Staying Put

Rick Johnson, for HealthLeaders Media, January 24, 2008
The emphasis on physician retention has never been greater. A number of sources have told me that they expect the emerging generation of physicians to be much more inclined to jump from job to job than ever before. In fact, it is said that younger physicians expect to switch jobs at least five times over their careers. As administrators gear up for the much cited physician shortage, perhaps the most cost effective measures are those that keep doctors in place.

Lately Kevin Donovan, vice president of physician and ambulatory services for Elliot Health System, in Manchester, NH, is focusing more of his attention on coming up with ways to keep his physicians satisfied personally and financially with their jobs. Here are a few highlights from a conversation Donovan and I had recently about physician retention strategies.

Rick Johnson: What are the most common reasons physicians give for leaving?

Kevin Donovan: My experience is that physicians seldom leave for the tangible things that are relatively easy to address, such as pay, benefits, or call frequency. When physicians leave a practice these days it is more often than not due to issues of lifestyle--community fit, getting along with colleagues, or organizational philosophy. They tend to consider things like pay and benefits up front when taking a position, and they know these things can be negotiated as time goes on. But lifestyle issues--such as how supportive your colleagues are--are not as easily addressed.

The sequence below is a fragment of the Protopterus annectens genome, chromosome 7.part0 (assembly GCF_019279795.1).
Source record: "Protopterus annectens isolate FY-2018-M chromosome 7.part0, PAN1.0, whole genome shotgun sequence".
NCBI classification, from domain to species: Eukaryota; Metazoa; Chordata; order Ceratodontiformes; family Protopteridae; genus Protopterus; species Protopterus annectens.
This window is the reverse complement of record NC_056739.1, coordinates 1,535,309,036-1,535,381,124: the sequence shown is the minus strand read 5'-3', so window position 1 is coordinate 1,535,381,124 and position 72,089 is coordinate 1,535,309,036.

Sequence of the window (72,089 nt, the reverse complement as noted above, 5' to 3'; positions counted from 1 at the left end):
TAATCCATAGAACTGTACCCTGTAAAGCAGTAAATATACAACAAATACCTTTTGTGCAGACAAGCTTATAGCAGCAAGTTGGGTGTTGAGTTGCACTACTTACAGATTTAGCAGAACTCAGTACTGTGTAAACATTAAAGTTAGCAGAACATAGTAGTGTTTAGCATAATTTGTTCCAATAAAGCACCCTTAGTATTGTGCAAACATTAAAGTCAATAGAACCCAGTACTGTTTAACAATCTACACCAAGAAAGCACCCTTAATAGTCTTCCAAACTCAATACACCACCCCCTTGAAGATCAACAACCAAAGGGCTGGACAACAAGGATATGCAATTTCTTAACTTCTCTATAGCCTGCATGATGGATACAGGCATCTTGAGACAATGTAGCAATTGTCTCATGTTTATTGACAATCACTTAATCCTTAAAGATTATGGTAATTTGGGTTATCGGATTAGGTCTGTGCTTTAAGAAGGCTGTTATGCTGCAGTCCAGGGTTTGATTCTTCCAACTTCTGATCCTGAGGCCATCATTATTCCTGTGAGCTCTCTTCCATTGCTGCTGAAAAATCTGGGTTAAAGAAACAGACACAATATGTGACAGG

RJ: What steps have you taken to retain physicians?

KD: We have taken all the steps that most organizations have as it relates to providing competitive pay and benefits within local and national markets. In addition, we have looked at ways to reward and recognize physicians for longevity coupled with successful achievement of goals. For example, recent retention initiatives will compensate physicians upon reaching certain years of service providing that they meet productivity expectations in a majority of those years. Organizations can also offer "passive income opportunities" to physicians as long as they are well within the scope of Stark and anti-kickback regulations. Examples of this include fair market value lease transactions, participating bond transactions, and other vehicles. We also offer mentorship programs, orientation efforts, community selection assistance, part-time work opportunities, and other assistance.

RJ: What have you found to be the most effective retention strategy?

KD: Turnover in the physicians' ranks often relates to "lifestyle" issues. The most effective retention strategies are those things that make a physician and his or her family feel part of the community and get them invested in their employer. You can pay a physician as much money as you want, provide them investment vehicles, and increase CME allowances, but if they are not happy in their day-to-day work and their family is not happy in their day-to-day interactions, no retention perk will keep them in that community. That is why our organization is focusing our future retention efforts on these softer components of physician retention.